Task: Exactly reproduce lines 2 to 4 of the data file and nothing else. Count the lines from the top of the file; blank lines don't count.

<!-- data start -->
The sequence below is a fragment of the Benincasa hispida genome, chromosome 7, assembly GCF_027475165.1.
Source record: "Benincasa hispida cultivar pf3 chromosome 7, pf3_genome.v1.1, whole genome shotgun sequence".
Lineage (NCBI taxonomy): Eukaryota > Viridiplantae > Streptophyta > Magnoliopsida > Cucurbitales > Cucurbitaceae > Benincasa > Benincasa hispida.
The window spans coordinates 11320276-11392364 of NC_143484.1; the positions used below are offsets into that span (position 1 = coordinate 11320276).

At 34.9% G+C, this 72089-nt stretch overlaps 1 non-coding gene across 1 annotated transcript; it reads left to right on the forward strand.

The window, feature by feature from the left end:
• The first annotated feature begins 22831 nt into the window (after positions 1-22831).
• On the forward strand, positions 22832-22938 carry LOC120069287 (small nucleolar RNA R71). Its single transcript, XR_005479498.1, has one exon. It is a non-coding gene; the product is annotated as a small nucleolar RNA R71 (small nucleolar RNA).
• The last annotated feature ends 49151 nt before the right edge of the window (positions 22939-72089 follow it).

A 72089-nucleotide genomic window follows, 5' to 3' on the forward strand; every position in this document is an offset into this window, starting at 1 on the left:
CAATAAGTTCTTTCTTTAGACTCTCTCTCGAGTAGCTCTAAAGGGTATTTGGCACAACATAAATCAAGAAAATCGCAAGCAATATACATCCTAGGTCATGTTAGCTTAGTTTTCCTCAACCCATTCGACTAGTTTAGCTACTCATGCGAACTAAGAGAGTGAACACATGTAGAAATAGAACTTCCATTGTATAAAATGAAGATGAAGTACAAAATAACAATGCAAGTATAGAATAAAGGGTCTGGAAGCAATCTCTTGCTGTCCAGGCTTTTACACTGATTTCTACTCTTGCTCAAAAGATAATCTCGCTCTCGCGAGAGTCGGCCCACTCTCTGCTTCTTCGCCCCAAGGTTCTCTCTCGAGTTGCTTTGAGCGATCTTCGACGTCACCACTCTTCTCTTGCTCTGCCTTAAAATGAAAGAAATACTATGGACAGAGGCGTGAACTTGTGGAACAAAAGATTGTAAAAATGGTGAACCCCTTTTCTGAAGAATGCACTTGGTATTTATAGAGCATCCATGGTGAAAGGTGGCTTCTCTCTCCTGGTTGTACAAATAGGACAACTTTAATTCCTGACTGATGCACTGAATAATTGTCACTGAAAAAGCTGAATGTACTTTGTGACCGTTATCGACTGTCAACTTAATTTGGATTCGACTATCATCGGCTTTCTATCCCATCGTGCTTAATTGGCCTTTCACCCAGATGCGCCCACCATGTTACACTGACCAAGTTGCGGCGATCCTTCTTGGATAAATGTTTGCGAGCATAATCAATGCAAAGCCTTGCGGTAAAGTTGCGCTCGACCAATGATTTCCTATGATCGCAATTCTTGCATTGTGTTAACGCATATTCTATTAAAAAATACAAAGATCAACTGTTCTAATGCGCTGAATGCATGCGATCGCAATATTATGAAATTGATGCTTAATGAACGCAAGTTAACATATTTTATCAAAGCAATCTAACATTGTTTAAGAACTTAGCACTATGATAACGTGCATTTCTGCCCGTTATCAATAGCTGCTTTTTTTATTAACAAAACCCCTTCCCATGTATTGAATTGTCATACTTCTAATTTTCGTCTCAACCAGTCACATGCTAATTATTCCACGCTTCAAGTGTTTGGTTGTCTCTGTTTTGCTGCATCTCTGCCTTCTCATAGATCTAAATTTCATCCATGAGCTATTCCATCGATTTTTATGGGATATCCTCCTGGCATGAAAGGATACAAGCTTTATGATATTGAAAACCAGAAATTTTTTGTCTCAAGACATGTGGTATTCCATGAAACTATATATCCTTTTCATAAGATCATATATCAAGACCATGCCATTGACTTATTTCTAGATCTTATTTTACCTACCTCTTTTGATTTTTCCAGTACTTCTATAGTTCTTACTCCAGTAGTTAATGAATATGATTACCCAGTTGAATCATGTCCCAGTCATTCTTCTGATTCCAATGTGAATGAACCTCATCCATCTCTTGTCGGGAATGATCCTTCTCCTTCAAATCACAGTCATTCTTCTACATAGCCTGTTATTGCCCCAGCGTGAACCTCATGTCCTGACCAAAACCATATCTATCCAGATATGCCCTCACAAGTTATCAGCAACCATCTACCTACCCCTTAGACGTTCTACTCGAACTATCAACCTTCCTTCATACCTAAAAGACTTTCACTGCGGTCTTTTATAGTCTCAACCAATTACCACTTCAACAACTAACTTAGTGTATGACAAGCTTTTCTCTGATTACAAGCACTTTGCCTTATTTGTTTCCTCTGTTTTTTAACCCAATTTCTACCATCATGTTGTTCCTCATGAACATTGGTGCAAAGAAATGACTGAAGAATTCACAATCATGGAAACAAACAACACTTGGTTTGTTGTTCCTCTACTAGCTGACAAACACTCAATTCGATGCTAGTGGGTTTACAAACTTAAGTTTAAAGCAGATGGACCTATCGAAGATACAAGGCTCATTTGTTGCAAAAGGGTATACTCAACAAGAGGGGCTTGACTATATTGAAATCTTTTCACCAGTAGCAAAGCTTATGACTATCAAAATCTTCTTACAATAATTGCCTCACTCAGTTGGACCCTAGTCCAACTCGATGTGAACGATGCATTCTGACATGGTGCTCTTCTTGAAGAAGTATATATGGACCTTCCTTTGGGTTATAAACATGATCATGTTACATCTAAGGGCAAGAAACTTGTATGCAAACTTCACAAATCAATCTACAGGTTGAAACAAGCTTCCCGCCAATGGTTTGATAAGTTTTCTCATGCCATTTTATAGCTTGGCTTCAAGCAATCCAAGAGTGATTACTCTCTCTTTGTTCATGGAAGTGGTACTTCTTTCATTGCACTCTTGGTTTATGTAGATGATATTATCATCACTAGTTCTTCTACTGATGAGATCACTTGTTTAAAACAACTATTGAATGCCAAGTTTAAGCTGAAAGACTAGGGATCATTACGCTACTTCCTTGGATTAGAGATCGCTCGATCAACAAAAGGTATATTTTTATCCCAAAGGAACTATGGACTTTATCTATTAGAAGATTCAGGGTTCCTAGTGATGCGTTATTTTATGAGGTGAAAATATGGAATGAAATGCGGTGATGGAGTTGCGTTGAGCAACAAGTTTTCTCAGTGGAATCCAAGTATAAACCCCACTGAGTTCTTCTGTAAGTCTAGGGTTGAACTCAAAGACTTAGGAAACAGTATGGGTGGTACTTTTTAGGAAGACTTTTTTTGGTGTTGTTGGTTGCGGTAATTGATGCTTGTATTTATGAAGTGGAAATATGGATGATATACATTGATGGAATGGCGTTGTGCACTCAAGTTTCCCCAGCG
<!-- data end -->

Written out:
Source record: "Benincasa hispida cultivar pf3 chromosome 7, pf3_genome.v1.1, whole genome shotgun sequence".
Lineage (NCBI taxonomy): Eukaryota > Viridiplantae > Streptophyta > Magnoliopsida > Cucurbitales > Cucurbitaceae > Benincasa > Benincasa hispida.
The window spans coordinates 11320276-11392364 of NC_143484.1; the positions used below are offsets into that span (position 1 = coordinate 11320276).